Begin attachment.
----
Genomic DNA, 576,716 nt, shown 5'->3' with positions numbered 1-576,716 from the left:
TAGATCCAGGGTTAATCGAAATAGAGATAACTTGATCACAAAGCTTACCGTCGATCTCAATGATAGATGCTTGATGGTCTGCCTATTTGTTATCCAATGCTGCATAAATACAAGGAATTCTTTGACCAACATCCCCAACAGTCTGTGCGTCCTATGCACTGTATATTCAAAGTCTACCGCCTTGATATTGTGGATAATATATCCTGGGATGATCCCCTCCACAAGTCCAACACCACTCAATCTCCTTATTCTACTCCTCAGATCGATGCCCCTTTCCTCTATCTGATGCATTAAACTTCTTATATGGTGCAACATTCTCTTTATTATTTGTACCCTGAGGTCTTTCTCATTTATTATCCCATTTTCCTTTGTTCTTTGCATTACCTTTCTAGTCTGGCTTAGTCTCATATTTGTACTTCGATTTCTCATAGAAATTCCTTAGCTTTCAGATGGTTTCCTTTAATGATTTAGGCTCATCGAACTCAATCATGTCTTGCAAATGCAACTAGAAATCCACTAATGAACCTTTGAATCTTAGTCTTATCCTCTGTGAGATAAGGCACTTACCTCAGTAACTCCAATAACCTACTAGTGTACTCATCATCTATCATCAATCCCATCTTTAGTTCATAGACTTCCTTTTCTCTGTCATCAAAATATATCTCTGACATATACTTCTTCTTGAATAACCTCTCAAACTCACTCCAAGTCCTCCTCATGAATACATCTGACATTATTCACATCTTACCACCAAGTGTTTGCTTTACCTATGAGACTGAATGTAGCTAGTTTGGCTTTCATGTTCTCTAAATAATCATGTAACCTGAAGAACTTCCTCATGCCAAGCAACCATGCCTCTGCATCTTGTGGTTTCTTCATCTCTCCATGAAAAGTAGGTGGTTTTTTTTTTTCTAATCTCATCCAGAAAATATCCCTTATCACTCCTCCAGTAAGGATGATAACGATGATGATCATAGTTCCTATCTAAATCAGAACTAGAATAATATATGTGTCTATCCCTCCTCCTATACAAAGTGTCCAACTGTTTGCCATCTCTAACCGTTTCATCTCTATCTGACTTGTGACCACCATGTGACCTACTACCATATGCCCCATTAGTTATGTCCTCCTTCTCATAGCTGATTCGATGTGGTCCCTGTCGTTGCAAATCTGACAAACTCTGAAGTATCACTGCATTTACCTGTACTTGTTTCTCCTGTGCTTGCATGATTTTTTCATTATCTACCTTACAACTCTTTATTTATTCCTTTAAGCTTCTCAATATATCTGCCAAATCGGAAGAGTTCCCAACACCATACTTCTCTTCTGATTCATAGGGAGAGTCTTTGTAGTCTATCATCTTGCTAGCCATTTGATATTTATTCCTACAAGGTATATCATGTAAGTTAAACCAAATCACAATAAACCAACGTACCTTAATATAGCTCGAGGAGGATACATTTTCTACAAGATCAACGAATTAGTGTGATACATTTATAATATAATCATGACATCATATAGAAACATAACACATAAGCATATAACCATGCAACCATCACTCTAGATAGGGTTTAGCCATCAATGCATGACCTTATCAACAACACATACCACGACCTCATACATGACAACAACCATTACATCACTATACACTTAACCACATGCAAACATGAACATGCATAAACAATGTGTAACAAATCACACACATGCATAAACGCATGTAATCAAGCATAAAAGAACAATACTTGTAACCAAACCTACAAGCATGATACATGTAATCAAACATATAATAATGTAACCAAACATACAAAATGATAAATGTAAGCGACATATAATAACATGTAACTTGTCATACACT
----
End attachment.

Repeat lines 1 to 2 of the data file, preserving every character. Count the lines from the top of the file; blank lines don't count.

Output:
Genomic DNA, 576,716 nt, shown 5'->3' with positions numbered 1-576,716 from the left:
TAGATCCAGGGTTAATCGAAATAGAGATAACTTGATCACAAAGCTTACCGTCGATCTCAATGATAGATGCTTGATGGTCTGCCTATTTGTTATCCAATGCTGCATAAATACAAGGAATTCTTTGACCAACATCCCCAACAGTCTGTGCGTCCTATGCACTGTATATTCAAAGTCTACCGCCTTGATATTGTGGATAATATATCCTGGGATGATCCCCTCCACAAGTCCAACACCACTCAATCTCCTTATTCTACTCCTCAGATCGATGCCCCTTTCCTCTATCTGATGCATTAAACTTCTTATATGGTGCAACATTCTCTTTATTATTTGTACCCTGAGGTCTTTCTCATTTATTATCCCATTTTCCTTTGTTCTTTGCATTACCTTTCTAGTCTGGCTTAGTCTCATATTTGTACTTCGATTTCTCATAGAAATTCCTTAGCTTTCAGATGGTTTCCTTTAATGATTTAGGCTCATCGAACTCAATCATGTCTTGCAAATGCAACTAGAAATCCACTAATGAACCTTTGAATCTTAGTCTTATCCTCTGTGAGATAAGGCACTTACCTCAGTAACTCCAATAACCTACTAGTGTACTCATCATCTATCATCAATCCCATCTTTAGTTCATAGACTTCCTTTTCTCTGTCATCAAAATATATCTCTGACATATACTTCTTCTTGAATAACCTCTCAAACTCACTCCAAGTCCTCCTCATGAATACATCTGACATTATTCACATCTTACCACCAAGTGTTTGCTTTACCTATGAGACTGAATGTAGCTAGTTTGGCTTTCATGTTCTCTAAATAATCATGTAACCTGAAGAACTTCCTCATGCCAAGCAACCATGCCTCTGCATCTTGTGGTTTCTTCATCTCTCCATGAAAAGTAGGTGGTTTTTTTTTTTCTAATCTCATCCAGAAAATATCCCTTATCACTCCTCCAGTAAGGATGATAACGATGATGATCATAGTTCCTATCTAAATCAGAACTAGAATAATATATGTGTCTATCCCTCCTCCTATACAAAGTGTCCAACTGTTTGCCATCTCTAACCGTTTCATCTCTATCTGACTTGTGACCACCATGTGACCTACTACCATATGCCCCATTAGTTATGTCCTCCTTCTCATAGCTGATTCGATGTGGTCCCTGTCGTTGCAAATCTGACAAACTCTGAAGTATCACTGCATTTACCTGTACTTGTTTCTCCTGTGCTTGCATGATTTTTTCATTATCTACCTTACAACTCTTTATTTATTCCTTTAAGCTTCTCAATATATCTGCCAAATCGGAAGAGTTCCCAACACCATACTTCTCTTCTGATTCATAGGGAGAGTCTTTGTAGTCTATCATCTTGCTAGCCATTTGATATTTATTCCTACAAGGTATATCATGTAAGTTAAACCAAATCACAATAAACCAACGTACCTTAATATAGCTCGAGGAGGATACATTTTCTACAAGATCAACGAATTAGTGTGATACATTTATAATATAATCATGACATCATATAGAAACATAACACATAAGCATATAACCATGCAACCATCACTCTAGATAGGGTTTAGCCATCAATGCATGACCTTATCAACAACACATACCACGACCTCATACATGACAACAACCATTACATCACTATACACTTAACCACATGCAAACATGAACATGCATAAACAATGTGTAACAAATCACACACATGCATAAACGCATGTAATCAAGCATAAAAGAACAATACTTGTAACCAAACCTACAAGCATGATACATGTAATCAAACATATAATAATGTAACCAAACATACAAAATGATAAATGTAAGCGACATATAATAACATGTAACTTGTCATACACT